The Sikh Belief




The Sikh Belief


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The Sikh Belief


The Sikhs are people who follow the teachings of ten leaders, whom they call Gurus.  All the Gurus lived between 1469 and 1708, in the part of northern India called the Punjab.


The first Guru was born in 1469.  The main religions in India at the time were Hinduism and Islam.  Members of these two religions followed practices which Guru Nanak rejected.  Muslims (followers of Islam) and Hindus saw God in different ways.  Hindus also divided people into different groups, called casts according to what family they were born into; Muslims did not.  Some 17th Century Indian rulers also used their power to force Hindus into becoming Muslims.  Guru Nanak wanted to bring the two religions together into a new one.


Joining and Dividing


Despite all this, the ten Gurus felt that the two religions could and should learn to respect one another.  They looked for common ground which would bring the two groups together and found a different way of thinking about religion.


Over the centuries the Gurus guided the Sikh religion as it grew in numbers and strength in India, but by 1947 the Punjab, the birthplace of Sikhism, was divided between India and Pakistan.  Many Sikhs who had lived in what became Pakistan found themselves homeless so they went to join other Sikhs who had settled in different countries.


The word ‘Sikh’ means ‘disciple’ and Sikhs follow the teaching of Guru Nanak, who lived in India from 1469 to 1539.  Sikhs believe in one god and that in every man there is a spark of divine life, a part of God.  The aim of life is for this spark once again to be joined with God.


The Ten Gurus


Guru Nanak (1469 -1539)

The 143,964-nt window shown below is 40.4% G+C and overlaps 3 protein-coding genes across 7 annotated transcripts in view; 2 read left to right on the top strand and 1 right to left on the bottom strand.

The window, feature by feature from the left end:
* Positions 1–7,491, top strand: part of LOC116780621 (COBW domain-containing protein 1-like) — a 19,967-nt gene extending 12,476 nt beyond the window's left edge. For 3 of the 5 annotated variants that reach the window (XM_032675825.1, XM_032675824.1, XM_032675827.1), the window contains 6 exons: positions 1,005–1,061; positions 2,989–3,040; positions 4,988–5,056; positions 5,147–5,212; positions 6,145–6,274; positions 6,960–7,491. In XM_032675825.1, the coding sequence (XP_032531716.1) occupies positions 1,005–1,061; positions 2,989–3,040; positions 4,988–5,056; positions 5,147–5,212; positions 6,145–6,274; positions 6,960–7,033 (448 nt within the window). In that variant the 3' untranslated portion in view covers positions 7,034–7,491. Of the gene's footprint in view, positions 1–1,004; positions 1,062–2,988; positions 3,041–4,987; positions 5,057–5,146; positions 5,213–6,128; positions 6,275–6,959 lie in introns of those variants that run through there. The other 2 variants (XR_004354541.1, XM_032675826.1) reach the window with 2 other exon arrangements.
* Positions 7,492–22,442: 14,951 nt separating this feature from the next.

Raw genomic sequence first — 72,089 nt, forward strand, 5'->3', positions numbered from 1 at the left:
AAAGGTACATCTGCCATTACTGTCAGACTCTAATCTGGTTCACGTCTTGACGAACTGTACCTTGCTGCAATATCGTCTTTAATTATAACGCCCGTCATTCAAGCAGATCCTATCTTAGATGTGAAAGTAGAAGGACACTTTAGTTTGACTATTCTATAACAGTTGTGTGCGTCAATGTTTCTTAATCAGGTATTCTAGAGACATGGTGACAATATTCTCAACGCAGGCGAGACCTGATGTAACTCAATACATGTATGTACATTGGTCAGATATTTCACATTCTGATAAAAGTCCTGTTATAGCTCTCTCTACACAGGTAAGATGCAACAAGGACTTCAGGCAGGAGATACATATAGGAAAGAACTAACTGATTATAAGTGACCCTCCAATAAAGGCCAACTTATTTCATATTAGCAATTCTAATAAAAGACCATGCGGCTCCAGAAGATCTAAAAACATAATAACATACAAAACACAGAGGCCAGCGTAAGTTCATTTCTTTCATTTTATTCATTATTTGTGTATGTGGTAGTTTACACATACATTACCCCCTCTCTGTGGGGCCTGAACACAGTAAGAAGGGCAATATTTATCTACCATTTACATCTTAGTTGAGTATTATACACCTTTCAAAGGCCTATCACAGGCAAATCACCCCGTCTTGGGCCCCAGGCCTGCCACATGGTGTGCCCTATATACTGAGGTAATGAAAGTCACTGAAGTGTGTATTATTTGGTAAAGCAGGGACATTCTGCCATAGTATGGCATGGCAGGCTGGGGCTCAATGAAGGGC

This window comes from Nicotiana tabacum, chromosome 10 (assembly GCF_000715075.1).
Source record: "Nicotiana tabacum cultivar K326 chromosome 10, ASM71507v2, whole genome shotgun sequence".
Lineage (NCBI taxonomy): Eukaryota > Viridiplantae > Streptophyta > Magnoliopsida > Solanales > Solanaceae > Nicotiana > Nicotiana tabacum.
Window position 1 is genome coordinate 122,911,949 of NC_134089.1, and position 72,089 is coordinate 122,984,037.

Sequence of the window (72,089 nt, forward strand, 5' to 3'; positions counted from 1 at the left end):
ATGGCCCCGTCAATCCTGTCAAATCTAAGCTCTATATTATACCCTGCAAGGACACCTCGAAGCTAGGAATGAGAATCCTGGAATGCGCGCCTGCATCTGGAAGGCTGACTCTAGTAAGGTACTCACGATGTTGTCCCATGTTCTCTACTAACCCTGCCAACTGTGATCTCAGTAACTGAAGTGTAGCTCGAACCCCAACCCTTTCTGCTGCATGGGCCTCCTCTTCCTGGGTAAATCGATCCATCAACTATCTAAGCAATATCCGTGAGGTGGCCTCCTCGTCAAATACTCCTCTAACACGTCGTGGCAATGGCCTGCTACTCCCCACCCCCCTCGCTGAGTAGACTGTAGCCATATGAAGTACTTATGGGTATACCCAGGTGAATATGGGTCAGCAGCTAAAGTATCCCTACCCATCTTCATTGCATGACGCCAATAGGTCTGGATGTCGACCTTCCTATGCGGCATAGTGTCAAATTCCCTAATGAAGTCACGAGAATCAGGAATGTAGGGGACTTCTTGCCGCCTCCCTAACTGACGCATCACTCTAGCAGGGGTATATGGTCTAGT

Guru Angad ( 1539 – 1552)

Guru Amar Das (1552 – 1574)

Guru Ram Das (1574 – 1581)

Guru Arjan (1581 – 1606)

Guru Har Gobind (1606 – 1644)

Guru Har Rai (1644 – 1661)

Guru Har Krishan (1661 – 1664)

Guru Tegh Bahadur (1664 – 1675)

Guru Gobind Singh (1675 – 1708)


Sikhs do a variety of jobs in the countries where they live.  Many of them run their own businesses as this is something which is encouraged by Sikh teaching. Also, it is easier for the Sikhs to practise their religion fully (for example, wear the turban) if they work for themselves.


For most people, Sikh men are easily recognised by their turbans.  Not all men who wear turbans are Sikhs (they may be Hindus or Muslims) and some Sikh men do not wear turbans, while some Sikh women do.  People are not Sikhs because of what they wear but because they follow the Gurus’ teaching.


There are five things a Sikh must wear as part of his religion:

  • Kesh (long hair).  For the Sikh this is a sign of his devotion to God, and the Sikh wears his turban to keep his hair tidy. The long hair and turban are a symbol of the Sikh religion and a man who cuts his hair and no longer wears the turban rejects his religion.  Some Sikh men have had trouble at work when they refused not to wear their turbans, but nowadays most employers are sympathetic.